Jeddah-U.S. Secretary of State John Kerry announced on Thursday a new solution on Yemen based on a political and security track during a press conference with his Saudi counterpart Adel al-Jubeir in Jeddah.
GCC states reached a final agreement on the initiative which calls for Houthi militias to hand over their heavy arms including ballistic missiles to a third party, in addition to the formation of a new national unity government, and the respect of the sovereignty of neighboring countries and the international water passages.
Kerry said participants were able to come out with a vision regarding the roadmap on Yemen.
“We agreed on a renewed approach to negotiations with both a security and political track simultaneously working in order to provide a comprehensive settlement,” Kerry said during the press conference.
Kerry called on Houthi militias and their allies to back the new initiative.
Commenting on the new agreement, Jubeir said: “There is no argument for any party to say that the proposed formula now is incomplete, therefore, Houthis and Saleh must seize the opportunity to reach a peaceful solution.”
He added: “We also discussed ideas to refute the arguments of Houthi militias and Saleh to derail the consultations.”
Tensions in Yemen escalated when President Abd-Rabbu Mansour Hadi was sent into exile, after former president Ali Abdullah Saleh and his Houthi supporters seized the capital city of Sana’a in 2014.
Jubeir also expressed hope that the Yemeni parties would resume talks to reach a peaceful solution in Yemen.
He said the meeting has also discussed the issue of the paralysis of the Yemeni institutions, especially, the financial agencies, noting that there was a meeting in Riyadh two days ago with specialists in this field to consider how to protect financial institutions and distance them from further paralysis due to the actions of Houthis and Saleh.
The foreign minister also confirmed that Saudi Arabia, GCC member states, the U.S. and the UK have expressed interest and eagerness to bring humanitarian aid to Yemen.
Thursday’s negotiations in Jeddah took place between the U.S., Saudi Arabia, the UAE and the UK.
Kerry and Jubeir then met with their counterparts from the GCC.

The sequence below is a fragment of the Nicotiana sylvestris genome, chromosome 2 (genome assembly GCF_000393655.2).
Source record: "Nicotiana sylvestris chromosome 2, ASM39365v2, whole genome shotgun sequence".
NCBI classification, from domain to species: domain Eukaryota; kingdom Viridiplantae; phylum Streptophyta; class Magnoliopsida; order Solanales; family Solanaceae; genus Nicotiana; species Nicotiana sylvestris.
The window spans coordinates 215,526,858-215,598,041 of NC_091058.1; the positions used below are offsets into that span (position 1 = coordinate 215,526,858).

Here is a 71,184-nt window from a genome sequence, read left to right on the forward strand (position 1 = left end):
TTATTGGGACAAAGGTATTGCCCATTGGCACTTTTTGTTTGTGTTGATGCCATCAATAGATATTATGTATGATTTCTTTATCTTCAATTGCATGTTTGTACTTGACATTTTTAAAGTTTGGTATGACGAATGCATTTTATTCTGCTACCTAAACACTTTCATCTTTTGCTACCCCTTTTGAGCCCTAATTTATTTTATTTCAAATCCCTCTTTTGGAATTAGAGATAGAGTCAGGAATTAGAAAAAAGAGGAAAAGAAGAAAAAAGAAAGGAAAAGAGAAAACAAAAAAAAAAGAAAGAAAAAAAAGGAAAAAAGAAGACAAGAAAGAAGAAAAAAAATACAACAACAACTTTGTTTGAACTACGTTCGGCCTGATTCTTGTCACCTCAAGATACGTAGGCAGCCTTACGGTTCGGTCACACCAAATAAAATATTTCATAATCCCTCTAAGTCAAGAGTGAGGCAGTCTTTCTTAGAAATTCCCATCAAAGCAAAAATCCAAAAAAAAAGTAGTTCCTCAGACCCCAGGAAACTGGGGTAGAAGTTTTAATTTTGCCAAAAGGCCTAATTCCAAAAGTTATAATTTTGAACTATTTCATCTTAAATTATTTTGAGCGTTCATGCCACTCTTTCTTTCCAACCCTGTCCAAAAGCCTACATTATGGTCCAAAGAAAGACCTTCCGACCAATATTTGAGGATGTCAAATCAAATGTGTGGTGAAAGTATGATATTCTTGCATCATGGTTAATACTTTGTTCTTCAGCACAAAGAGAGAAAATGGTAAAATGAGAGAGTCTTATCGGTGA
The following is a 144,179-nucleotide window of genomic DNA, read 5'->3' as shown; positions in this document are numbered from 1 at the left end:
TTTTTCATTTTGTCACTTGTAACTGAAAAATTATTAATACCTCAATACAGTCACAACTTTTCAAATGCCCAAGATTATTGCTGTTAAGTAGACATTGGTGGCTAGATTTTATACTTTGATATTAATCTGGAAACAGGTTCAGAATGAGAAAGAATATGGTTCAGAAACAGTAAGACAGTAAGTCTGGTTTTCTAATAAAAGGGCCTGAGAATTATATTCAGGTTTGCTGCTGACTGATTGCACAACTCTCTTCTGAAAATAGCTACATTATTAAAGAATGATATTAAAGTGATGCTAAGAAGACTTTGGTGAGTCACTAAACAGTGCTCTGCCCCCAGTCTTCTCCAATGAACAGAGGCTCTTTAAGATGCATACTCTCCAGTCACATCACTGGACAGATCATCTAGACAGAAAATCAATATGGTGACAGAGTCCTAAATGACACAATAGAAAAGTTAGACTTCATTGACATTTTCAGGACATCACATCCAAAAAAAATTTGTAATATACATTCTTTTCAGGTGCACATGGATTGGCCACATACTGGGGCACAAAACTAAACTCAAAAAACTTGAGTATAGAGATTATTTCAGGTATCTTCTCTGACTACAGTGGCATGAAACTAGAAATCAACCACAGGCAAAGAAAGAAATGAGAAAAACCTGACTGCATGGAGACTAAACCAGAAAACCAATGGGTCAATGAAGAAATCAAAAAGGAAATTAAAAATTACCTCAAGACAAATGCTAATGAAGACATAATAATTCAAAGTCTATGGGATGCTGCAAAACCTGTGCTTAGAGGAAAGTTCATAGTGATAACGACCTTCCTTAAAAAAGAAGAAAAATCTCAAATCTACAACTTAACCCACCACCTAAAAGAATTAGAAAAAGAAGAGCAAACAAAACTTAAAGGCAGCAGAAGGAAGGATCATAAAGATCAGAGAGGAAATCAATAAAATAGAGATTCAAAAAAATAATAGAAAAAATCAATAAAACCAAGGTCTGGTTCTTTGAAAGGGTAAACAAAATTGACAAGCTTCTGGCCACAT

Kerry said the implementation of the new plan would start with a negotiation session between U.N. Special Envoy to Yemen Ismail Ould Cheikh Ahmed and all parties involved in the Yemeni crisis.
Also, the foreign ministers of the GCC expressed support for the efforts of the U.N. envoy to achieve agreement on a roadmap, in the near future and to reach a comprehensive political and security solution in Yemen in line with U.N. Security Council Resolution 2216 and the Gulf initiative.
The already frozen negotiations to end 18 months of fighting in Yemen collapsed this month and Houthi militias resumed shelling attacks into the kingdom.
Kerry said the U.S. is committed to the security of Saudi Arabia, adding he was concerned about attempts to attack Saudi border towns.
“We were deeply troubled by the photographs which were shown to me early on by His Royal Highness Mohammed bin Nayef showing missiles that had come from Iran that were being positioned on the Saudi border,” he said.
Kerry added: “It is not a threat just to Saudi Arabia; it is a threat to the region, it is a threat to the United States, and it cannot continue.”
He also called on the Yemeni parties to remove the siege on Yemeni cities and allow for the delivery of humanitarian aid.
In Jeddah, Kerry also met with Custodian of the Two Holy Mosques King Salman bin Abdulaziz Al Saud at Al-Salam Palace.
During the meeting, they both discussed bilateral cooperation in various fields and the latest developments in the region.